A fresh start with a new face

By Daniel Torres / Interim Asst. Sports editor

By Daniel Torres / Interim Asst. Sports editor

After several seasons of disappointment and angst in the football program, Riverside City College Athletic Director, Barry Meier, has brought in former San Diego State University head coach Tom Craft. A very prominent figure in the junior college coaching system, Craft, 56, now takes over a team in dire need of a turnaround.

During the past eight seasons, RCC posted a humiliating 34-46 record, reaching only one post-season game in the process.

This was a team that looked more like the Aint’s instead of the Saints.

Fortunately for RCC, Craft has been put in a similar situation when he took over the head coaching position at Palomar College, a school, who before Craft, had won one game their previous three years.

In 1989, under Craft as its head coach, Palomar went on to win its first of five consecutive conference titles, along with five straight bowl wins, two state titles, and two national titles.

In 1994, Craft, a San Diego native, accepted a position with San Diego State University as its offensive coordinator.

In ‘95 and ‘96 SDSU’s offense ranked top 10 in the nation.

SDSU running back George Jones rushed for over 1,800 yards in ‘95 to break NFL star Marshall Faulk’s record he set at SDSU.

During Craft’s time as offensive coordinator, SDSU became the first school in the nation to ever have a 1,500 yard rusher, a 3,000 yard passer, and two 1,000 yard receivers all in the same season.

Craft returned to Palomar College where he once again worked his magic leading the team to four more consecutive conference titles, along with another state and national title.

During Craft’s run, Palomar produced seven All-American quarterbacks.

In 2002, Craft, then went on to become the head coach at SDSU.

In his first year as head coach, SDSU went on to break the school record for passing yards in a single season with over 4,300, going from 89th in the nation to 5th.

In ‘05, SDSU, under Craft, defeated, both the University of Utah and Brigham Young University in the same season; a feat that hasn’t been accomplished in over 19 years. SDSU’s game attendance also rose from an estimated 21,000 to approximately 38,000 per game.

Craft’s repeated success at SDSU was trivialized by a mediocre record with the team amid the time SDSU’s athletic program was in debt and the inner workings of the athletic department were greatly criticized after SDSU went through four athletic directors in five years.

“It was a very unstable athletic department. The leadership in the school is, to be diplomatic, in question,” Craft said.

While SDSU was firing AD’s faster than Donald Trump was firing interns, the nation was taking notice to Craft.

The Washington Redskins offered Craft a position as their quarterbacks coach. Craft respectfully declined the NFL job to stay close to home.

“The reason why I did that was because my kids were in their youth years where I wanted to share in their community activities; they were athletic and into sports,” Craft said. “That’s really the main reason, not moving my family around.”

One of the new AD’s that stepped onto campus, at that time a common custom for SDSU, decided to bring his own line of coaches and start fresh with the football program. Craft was let go by SDSU,

a move that proved costly being that the program has floundered heavily since.

In 2006 Craft headed to Mt. San Antonio College as an assistant coach where he helped the Mounties reach three consecutive championship games, last season even winning the state and national title.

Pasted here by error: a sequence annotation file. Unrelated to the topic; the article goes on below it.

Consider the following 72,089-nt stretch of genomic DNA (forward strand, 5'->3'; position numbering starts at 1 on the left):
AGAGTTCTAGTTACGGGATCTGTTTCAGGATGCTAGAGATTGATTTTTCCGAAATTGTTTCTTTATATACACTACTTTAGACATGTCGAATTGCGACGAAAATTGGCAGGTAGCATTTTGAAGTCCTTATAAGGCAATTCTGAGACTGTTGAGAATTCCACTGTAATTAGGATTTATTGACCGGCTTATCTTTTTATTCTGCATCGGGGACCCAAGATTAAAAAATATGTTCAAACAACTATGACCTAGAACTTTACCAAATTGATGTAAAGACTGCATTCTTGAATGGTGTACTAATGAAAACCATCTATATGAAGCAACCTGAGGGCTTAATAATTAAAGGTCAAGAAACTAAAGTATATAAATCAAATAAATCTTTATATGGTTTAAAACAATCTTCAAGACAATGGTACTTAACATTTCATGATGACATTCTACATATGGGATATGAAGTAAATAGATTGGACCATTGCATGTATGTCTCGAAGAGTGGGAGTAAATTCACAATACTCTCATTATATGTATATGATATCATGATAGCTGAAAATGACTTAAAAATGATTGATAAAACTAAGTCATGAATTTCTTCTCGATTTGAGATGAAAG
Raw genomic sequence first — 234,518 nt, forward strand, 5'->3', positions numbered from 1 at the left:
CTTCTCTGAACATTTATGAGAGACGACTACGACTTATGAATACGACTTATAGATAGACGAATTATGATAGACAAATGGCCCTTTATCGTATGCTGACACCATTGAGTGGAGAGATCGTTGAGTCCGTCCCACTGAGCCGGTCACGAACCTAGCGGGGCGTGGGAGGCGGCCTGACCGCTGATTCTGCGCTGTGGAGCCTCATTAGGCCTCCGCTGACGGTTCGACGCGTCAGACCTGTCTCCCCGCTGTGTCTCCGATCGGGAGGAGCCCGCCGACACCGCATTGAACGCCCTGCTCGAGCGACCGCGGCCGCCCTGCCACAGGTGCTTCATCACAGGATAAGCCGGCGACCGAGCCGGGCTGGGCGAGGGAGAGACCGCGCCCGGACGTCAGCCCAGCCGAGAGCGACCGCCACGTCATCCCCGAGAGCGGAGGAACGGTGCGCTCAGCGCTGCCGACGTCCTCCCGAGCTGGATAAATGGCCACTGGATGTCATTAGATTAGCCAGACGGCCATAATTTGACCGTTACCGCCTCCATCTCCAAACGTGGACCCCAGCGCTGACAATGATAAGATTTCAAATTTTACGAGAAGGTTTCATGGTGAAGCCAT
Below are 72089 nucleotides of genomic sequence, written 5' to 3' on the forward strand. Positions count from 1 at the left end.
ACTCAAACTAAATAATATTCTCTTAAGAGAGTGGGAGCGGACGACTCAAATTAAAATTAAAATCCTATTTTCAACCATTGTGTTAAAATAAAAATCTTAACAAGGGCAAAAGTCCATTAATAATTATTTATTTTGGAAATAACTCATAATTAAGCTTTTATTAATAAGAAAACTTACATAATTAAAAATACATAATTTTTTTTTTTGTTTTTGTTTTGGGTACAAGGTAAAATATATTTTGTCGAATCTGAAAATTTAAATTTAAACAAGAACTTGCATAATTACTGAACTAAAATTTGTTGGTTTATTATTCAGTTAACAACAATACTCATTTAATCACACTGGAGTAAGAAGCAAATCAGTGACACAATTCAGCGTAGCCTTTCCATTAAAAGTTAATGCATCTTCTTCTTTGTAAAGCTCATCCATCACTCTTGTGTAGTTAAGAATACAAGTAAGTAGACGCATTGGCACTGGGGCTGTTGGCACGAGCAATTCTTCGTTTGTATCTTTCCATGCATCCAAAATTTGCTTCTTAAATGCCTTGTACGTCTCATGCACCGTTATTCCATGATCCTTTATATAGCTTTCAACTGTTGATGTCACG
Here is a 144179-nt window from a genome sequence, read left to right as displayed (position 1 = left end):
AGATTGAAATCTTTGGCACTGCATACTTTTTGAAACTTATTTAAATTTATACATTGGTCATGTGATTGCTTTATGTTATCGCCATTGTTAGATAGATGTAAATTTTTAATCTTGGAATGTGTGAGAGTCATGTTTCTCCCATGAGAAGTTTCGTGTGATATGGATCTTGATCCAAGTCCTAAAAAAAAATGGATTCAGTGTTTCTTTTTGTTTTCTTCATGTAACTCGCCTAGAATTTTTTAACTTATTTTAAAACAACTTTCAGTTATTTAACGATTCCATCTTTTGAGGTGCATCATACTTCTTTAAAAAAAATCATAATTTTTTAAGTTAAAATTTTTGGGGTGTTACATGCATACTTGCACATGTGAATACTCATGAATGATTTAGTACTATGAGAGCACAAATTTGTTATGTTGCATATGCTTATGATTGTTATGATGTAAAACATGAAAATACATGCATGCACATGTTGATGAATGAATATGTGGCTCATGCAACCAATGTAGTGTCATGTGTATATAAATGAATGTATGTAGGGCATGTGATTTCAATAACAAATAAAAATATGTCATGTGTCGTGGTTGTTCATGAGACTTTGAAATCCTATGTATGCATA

Just a friendly reminder, Craft and the Mounties came into Wheelock Field and handed RCC a devastating loss 45-12 last season.

Craft now comes to RCC as an icon in the junior college sports realm.

He comes with a myriad of championships, as well as the honor of being the only coach in history to produce so many All-American quarterbacks.

One of those quarterbacks, his son Kevin Craft, who he coached at Mt. SAC, went on to be the starting quarterback for UCLA in the ’08 season.

Another one of those All-Americans is Tyler Lorenzen, now a tight end on the NFL Champions, New Orleans Saints.

So why would Craft choose a school like RCC?

“I think the thing that’s appealing to me about this (RCC Football) is that the college is surrounded by the community of Riverside,” Craft said. When Craft was offered the job, he researched it and found the job had a lot of potential.

RCC should thank Craft’s wife and children for being a deciding factor in his move to Riverside.

“One of the reasons why I picked this place (RCC), I ended up marrying the girl I grew up with in high school, we went to college together and got married, and I always wanted to be involved in a community setting,” Craft said.

So maybe Craft feels he has some civic duty to fulfill to the city of Riverside by way of football success. It could also be that he just wants to augment his legacy by reviving another withered program.

He goes on to say that one of his top priorities is implementing an academic program to get his athletes out into premier four year colleges.

“Education is top priority,” Craft said. “We want to give them the chance to transfer at the highest level and not have to settle.”

How does someone go about implementing such a program, especially so early in their start?

“We need to have a point person. Someone on the coaching staff to who is in charge of pointing the athletes in the right direction,” Craft said. “Someone who knows the inner- workings of the financial aid department, DSP&S, the admissions office, and of the transfer center.”

Whatever his reasons may be, this championship fiend of a coach appears very promising to a program that’s been one of the least successful in the Orange Empire Conference in recent years, but not for long we hope.